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  #11  
Old 09-12-2012, 10:41 AM
Fiziksgeek Fiziksgeek is offline
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From what I have been reading on this forum, if my second pic is indeed Stilt Grass, Acclaim Extra seems to be the recommended treatment. For the other broad leaf weeds, I think you are right, there are many herbicides that will do the trick, and a blend might be the best way to go....

I did get a quote from the local Lawn Doctor, he actually took a sample of the offending grass and got back to me just this morning, he also came to the conclusion it was Stilt Grass. Said he had a product that "might" take care of it, but no guarantee, I plan to ask him for the name of this product...maybe its Acclaim..Other option was round up and re-seed.

I had previously mentioned a concern about over-seeding without an irrigation system. Seems we've been going through some relatively long dry patches, and my yard is just too big to handle with hoses...We are also getting a bit late in the season I think. So he recommended doing a couple of ferts this year and get full time on the program with pre-m, etc in the spring.

So I think I'll start, it should help with most of my problems anyway. We'll see how the next year goes and then re-evaluate.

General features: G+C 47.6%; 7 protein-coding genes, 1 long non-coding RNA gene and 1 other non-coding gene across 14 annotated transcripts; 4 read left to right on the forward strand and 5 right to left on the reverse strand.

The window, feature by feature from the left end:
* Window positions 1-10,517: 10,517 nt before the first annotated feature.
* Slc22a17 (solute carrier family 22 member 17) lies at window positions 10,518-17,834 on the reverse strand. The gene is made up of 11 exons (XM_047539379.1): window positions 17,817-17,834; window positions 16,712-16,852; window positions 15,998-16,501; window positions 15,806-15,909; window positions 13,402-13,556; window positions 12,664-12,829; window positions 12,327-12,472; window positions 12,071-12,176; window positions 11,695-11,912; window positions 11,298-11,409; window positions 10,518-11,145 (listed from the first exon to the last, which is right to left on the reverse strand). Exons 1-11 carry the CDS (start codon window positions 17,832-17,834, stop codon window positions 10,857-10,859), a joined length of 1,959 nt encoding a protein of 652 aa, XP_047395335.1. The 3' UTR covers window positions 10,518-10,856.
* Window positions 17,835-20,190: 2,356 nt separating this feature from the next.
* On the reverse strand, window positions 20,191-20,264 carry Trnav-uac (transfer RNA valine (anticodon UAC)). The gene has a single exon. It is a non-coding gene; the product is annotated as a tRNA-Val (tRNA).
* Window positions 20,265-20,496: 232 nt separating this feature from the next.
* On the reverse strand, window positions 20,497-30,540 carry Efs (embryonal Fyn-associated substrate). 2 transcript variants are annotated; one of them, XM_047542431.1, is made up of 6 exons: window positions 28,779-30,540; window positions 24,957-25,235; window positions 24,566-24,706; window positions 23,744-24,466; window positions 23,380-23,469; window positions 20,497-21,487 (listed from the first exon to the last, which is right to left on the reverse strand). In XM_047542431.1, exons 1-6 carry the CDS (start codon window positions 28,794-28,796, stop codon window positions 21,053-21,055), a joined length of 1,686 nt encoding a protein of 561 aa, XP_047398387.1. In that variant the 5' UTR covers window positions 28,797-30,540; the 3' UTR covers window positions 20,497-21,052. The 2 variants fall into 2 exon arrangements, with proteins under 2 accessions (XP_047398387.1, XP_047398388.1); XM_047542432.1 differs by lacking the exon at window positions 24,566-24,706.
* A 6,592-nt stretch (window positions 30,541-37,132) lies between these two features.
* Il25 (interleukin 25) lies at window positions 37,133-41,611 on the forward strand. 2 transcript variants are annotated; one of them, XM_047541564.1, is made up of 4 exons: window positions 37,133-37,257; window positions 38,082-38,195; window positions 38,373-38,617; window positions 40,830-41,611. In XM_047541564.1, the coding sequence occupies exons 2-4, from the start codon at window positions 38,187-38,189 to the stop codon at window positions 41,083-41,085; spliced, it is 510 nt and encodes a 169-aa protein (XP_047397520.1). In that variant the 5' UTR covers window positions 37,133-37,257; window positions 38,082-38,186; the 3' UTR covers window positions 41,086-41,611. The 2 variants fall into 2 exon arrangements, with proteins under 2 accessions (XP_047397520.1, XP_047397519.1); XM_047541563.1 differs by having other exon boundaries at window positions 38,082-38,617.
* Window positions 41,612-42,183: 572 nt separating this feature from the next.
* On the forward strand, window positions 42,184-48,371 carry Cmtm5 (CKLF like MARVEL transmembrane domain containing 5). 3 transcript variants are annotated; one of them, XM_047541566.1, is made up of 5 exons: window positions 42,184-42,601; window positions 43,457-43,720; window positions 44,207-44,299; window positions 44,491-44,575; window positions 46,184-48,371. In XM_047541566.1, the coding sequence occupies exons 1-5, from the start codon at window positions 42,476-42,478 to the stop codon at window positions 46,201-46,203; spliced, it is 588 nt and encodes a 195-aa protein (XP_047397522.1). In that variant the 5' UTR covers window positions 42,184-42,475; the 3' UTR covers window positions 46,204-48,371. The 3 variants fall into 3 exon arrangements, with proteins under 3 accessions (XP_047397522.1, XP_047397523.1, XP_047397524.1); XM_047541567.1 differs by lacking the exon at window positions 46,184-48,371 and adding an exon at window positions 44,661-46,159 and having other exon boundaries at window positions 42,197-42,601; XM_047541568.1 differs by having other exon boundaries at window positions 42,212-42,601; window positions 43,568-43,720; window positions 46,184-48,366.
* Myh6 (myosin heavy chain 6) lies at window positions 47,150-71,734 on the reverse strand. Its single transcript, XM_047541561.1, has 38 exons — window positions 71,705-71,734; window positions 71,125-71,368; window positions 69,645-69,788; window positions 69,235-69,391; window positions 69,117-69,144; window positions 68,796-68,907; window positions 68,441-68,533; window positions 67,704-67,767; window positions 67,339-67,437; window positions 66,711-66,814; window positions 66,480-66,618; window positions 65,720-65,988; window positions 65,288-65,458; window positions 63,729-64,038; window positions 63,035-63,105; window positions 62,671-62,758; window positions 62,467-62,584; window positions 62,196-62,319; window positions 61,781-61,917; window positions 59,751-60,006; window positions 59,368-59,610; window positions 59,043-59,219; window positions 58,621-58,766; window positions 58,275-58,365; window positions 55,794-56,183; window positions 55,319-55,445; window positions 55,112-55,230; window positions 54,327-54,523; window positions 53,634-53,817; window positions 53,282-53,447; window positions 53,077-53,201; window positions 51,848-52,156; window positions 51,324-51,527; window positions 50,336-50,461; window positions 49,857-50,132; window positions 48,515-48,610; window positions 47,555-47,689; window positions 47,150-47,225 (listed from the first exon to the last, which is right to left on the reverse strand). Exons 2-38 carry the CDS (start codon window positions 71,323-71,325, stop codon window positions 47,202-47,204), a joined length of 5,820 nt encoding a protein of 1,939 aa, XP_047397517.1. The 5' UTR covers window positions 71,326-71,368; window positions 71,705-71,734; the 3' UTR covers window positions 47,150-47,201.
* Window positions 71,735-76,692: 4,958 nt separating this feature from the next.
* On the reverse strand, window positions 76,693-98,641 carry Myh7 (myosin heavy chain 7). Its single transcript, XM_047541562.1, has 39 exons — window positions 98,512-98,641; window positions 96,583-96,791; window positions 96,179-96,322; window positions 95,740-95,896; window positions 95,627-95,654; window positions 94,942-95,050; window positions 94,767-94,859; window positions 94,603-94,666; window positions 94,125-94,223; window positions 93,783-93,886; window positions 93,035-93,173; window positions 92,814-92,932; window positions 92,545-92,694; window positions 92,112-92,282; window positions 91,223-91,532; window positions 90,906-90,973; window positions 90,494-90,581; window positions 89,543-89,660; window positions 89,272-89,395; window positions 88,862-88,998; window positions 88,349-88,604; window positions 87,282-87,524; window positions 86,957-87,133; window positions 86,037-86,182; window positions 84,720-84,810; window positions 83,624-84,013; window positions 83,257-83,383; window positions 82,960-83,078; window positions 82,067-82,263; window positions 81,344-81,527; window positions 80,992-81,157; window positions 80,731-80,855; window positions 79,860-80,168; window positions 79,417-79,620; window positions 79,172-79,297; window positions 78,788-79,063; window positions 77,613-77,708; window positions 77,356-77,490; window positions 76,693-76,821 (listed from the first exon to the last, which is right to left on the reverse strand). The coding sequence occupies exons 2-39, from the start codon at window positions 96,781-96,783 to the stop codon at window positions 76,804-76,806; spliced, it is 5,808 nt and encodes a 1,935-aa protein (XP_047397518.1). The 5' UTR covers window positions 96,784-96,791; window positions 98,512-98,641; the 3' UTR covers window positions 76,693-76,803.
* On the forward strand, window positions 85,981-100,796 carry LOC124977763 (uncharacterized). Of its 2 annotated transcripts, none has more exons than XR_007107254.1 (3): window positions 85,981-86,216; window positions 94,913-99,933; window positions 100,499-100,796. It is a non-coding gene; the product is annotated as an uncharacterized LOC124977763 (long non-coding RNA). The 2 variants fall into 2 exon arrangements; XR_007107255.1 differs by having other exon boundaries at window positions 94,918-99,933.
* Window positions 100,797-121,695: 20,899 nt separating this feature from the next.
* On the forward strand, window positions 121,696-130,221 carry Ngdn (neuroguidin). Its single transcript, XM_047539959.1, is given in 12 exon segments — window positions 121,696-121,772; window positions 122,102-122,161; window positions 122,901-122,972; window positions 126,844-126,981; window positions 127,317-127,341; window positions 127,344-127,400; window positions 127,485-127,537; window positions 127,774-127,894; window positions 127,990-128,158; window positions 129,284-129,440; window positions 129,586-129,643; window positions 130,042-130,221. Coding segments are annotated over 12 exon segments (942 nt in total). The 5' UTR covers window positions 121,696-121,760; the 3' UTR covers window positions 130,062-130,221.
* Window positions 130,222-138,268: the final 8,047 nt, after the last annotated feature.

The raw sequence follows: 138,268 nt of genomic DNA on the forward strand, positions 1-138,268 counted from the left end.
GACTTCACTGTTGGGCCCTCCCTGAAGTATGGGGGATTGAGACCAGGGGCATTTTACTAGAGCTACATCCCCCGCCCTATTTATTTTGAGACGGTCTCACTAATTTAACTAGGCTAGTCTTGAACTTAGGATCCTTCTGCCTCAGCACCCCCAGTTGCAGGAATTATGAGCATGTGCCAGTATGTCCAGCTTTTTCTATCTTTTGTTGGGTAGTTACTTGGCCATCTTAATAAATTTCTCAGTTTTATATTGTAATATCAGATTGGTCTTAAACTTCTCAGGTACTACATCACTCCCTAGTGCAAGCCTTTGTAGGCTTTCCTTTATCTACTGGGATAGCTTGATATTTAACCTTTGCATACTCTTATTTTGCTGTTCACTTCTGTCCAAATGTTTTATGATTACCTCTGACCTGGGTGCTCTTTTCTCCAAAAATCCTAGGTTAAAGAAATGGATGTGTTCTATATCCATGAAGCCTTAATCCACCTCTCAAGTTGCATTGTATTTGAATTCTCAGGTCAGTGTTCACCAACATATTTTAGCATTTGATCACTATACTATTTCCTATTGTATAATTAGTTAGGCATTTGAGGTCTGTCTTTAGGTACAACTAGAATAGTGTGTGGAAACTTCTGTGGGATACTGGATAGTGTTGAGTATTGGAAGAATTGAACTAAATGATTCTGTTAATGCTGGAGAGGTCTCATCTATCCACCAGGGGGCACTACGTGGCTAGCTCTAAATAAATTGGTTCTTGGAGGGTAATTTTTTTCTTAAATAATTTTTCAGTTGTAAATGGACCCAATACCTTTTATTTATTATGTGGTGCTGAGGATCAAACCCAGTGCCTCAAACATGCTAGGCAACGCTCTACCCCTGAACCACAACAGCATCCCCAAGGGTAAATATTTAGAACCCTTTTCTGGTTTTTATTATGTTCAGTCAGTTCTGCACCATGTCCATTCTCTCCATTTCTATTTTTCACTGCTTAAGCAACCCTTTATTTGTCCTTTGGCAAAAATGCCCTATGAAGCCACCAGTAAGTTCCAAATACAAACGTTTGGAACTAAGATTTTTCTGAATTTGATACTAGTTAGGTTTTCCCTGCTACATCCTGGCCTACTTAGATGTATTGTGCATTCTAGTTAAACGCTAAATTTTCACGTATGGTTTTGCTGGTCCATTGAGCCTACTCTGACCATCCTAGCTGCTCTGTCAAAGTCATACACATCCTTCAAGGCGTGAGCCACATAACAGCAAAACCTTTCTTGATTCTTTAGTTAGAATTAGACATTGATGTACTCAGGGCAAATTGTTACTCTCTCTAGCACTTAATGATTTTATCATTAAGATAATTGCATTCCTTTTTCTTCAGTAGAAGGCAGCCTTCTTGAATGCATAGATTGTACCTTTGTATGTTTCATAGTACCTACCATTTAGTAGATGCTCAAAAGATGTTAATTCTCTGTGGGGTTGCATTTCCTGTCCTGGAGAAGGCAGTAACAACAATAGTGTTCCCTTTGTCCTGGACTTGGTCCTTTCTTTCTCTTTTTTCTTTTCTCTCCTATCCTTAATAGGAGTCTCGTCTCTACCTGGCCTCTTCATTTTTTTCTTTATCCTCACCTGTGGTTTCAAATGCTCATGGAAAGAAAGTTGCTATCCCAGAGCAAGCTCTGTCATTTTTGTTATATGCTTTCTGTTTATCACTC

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  #12  
Old 09-12-2012, 07:10 PM
Smallaxe Smallaxe is offline
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Quote:
Originally Posted by Fiziksgeek View Post
From what I have been reading on this forum, if my second pic is indeed Stilt Grass, Acclaim Extra seems to be the recommended treatment. For the other broad leaf weeds, I think you are right, there are many herbicides that will do the trick, and a blend might be the best way to go....

I did get a quote from the local Lawn Doctor, he actually took a sample of the offending grass and got back to me just this morning, he also came to the conclusion it was Stilt Grass. Said he had a product that "might" take care of it, but no guarantee, I plan to ask him for the name of this product...maybe its Acclaim..Other option was round up and re-seed.

I had previously mentioned a concern about over-seeding without an irrigation system. Seems we've been going through some relatively long dry patches, and my yard is just too big to handle with hoses...We are also getting a bit late in the season I think. So he recommended doing a couple of ferts this year and get full time on the program with pre-m, etc in the spring.

So I think I'll start, it should help with most of my problems anyway. We'll see how the next year goes and then re-evaluate.
I don't know what "Stilt Grass" is but it looks like CrabGrass to me... does it die in the Fall with Frost???

Overseeding is no real problem w/out irrigation... You can put the seed down now in the aereas you want to thicken up and the seed germinates when it is ready... just because it doesn't come up in 2 weeks or less doesn't mean its not coming up at all...